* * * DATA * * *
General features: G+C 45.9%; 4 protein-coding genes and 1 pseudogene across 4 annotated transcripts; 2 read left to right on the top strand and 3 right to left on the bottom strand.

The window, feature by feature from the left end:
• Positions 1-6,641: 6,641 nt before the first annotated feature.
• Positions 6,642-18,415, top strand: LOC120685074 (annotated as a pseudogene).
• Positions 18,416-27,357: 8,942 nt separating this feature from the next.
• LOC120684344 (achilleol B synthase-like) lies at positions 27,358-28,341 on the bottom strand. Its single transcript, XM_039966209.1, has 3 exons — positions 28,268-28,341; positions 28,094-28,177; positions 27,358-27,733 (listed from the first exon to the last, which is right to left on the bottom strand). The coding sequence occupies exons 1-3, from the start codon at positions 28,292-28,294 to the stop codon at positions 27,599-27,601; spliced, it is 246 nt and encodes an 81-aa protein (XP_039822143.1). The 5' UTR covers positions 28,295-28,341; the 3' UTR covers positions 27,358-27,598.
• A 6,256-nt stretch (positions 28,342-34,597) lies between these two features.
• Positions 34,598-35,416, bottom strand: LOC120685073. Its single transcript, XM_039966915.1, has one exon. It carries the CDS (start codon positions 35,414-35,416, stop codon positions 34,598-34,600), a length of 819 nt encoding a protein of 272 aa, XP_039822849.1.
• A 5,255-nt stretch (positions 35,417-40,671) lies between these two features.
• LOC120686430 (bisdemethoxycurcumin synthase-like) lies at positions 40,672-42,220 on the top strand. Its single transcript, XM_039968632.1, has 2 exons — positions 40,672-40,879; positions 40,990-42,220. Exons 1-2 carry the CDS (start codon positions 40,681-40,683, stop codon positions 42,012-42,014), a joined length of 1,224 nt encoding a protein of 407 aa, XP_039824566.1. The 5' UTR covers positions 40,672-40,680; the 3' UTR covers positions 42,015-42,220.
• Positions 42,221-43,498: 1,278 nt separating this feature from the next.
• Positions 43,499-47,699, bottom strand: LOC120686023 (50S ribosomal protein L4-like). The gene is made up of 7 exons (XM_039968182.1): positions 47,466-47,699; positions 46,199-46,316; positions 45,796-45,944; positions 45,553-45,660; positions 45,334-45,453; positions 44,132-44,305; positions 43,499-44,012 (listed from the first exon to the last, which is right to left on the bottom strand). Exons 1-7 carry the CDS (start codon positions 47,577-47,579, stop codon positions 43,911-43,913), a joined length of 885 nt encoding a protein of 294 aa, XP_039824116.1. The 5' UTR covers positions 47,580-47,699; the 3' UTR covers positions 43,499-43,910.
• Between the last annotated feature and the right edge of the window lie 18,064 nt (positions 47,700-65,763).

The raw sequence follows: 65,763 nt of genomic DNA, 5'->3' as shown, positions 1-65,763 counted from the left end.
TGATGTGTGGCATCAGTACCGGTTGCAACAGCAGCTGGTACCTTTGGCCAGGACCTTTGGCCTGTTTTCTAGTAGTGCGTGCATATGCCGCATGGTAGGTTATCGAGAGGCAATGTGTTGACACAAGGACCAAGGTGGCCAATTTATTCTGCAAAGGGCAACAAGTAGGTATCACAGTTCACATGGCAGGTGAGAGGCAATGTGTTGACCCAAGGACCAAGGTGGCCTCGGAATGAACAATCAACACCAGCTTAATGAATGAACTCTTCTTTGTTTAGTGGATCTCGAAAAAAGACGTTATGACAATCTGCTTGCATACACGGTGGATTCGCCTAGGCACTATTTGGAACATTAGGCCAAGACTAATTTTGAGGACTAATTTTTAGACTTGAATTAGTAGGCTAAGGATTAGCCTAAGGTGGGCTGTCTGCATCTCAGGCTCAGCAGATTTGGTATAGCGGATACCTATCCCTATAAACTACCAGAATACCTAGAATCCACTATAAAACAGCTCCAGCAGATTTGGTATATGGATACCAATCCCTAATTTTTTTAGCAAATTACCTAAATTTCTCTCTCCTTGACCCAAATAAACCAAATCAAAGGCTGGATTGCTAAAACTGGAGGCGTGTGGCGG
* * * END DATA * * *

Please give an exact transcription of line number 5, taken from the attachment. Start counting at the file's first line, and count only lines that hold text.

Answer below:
• Positions 18,416-27,357: 8,942 nt separating this feature from the next.